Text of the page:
Shell hunts for new markets amid global shift from fossil fuels
London — Royal Dutch Shell aims to expand marketing operations in Asia and wants 20% of sales from its petrol stations worldwide to come from recharging electric vehicles and low carbon fuels by 2025, as the world shifts away from crude.
The Anglo-Dutch firm, with 43,000 fuel stations in 80 countries, aims to expand in China and India, as well as Mexico, where it sees fossil fuel growth in the next decade, John Abbott, the head of refining, trading and marketing, said.
But he said Shell remained focused on a future of where demand for alternatives to petrol and diesel cars would rise.
"Shell will be part of leading the de-carbonising of the energy system. We have to accept that is the way the world is going," he said in an interview in London.
He said Shell, the world’s top roadside fuel station operator, was "working back from the customer, which is very relevant as we go through the energy transition". Britain and France have said they will ban sales of new petrol and diesel vehicles by 2040, while China and India are considering such a step, putting pressure on Shell and its peers to show investors how they can make profits in a world consuming less fossil fuel.
Electric and hybrid-engine vehicles represent only a fraction of the world’s 1-billion car fleet now, but Shell forecasts it will account for about a quarter in 2040.
Other fuels, such as hydrogen and natural gas, are also expected to become more popular as drivers seek lower polluting alternatives in the shift away from petrol and diesel.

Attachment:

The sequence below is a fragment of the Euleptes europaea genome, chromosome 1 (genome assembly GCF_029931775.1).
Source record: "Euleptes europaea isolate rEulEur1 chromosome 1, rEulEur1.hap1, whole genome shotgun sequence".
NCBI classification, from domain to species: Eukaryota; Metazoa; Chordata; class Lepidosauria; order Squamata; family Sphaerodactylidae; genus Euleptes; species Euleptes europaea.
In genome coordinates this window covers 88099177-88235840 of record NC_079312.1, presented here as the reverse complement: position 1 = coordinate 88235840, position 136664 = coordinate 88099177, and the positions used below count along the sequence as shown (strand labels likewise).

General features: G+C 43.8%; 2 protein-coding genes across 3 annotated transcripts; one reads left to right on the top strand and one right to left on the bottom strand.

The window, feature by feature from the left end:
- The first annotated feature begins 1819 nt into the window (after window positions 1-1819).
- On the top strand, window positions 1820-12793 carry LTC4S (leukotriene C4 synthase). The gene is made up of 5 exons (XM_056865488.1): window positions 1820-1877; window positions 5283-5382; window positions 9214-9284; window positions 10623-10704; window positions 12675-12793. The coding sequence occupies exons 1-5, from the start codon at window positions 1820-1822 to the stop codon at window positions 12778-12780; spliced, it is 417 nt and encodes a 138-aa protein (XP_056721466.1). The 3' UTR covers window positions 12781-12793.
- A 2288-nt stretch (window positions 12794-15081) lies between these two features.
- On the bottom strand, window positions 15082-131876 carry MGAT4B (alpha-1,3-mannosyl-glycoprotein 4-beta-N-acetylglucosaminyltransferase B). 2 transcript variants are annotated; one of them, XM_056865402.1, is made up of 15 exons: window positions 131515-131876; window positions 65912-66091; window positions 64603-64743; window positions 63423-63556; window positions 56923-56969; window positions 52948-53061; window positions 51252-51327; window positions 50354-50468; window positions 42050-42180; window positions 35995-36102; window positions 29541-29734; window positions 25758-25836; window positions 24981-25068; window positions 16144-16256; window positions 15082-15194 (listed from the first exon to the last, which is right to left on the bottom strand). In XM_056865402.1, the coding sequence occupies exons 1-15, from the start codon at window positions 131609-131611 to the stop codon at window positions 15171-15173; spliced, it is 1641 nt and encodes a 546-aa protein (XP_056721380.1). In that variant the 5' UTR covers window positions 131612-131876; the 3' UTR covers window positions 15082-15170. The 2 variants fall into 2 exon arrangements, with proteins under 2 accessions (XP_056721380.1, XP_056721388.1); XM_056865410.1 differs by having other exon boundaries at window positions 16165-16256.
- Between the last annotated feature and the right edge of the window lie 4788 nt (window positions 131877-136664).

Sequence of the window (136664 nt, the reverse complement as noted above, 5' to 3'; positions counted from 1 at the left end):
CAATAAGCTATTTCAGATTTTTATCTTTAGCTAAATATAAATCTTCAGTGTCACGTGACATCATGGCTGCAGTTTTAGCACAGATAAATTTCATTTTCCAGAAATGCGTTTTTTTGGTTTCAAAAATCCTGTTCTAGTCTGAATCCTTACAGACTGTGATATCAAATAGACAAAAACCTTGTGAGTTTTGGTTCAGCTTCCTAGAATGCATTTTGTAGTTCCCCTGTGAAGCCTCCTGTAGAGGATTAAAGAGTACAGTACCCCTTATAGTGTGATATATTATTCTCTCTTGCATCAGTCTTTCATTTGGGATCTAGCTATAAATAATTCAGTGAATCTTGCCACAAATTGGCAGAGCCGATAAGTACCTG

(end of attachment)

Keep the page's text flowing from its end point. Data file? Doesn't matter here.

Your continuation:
Abbott said Shell wanted about 20% of fuels offered at its forecourts by 2015 to be low carbon intensity, including biofuels, battery recharging and liquefied natural gas (LNG), which can be used to power trucks. He did not say how much business was generated by such energy alternatives now.
Shell has launched pilot projects for vehicle recharging stations in Britain, the Netherlands and California. It is also part of a scheme to develop hydrogen fuel stations in Germany.
Shell, which is betting on marketing to secure its revenues, plans to expand retail operations in China, India, Indonesia and also Mexico, where it opened its first fuel station this month, Abbott said. He did not give a timeline.
Other oil majors are following a similar tack. Rival BP has increased its focus on retail, forming joint ventures with stores such as Marks and Spencer in Britain to attract customers to its fuel station forecourts.
A sharp drop in oil prices in the past three years, during which a barrel of crude tumbled from above $100 to about $54 now, allowed Shell’s downstream activities to shine, partly because lower oil prices also mean cheaper petrol and diesel for drivers.
In the first half of 2017, Shell’s downstream activities — which covers everything from refining crude to delivering fuel at the roadside pump — generated more than $5bn in profit, about two-thirds of Shell’s total.
This was helped by a restructuring of downstream operations in recent years. Shell sold about a fifth of its refineries in the past decade, and upgraded the ones it kept while integrating their activities with the trading and marketing operations.
Shell’s marketing business alone generated $2bn in profit in the first half of 2017, up almost 40% on a year before.
"Marketing gives the group resilience because it is not dependent on crude prices so much and refining margins," Abbott said.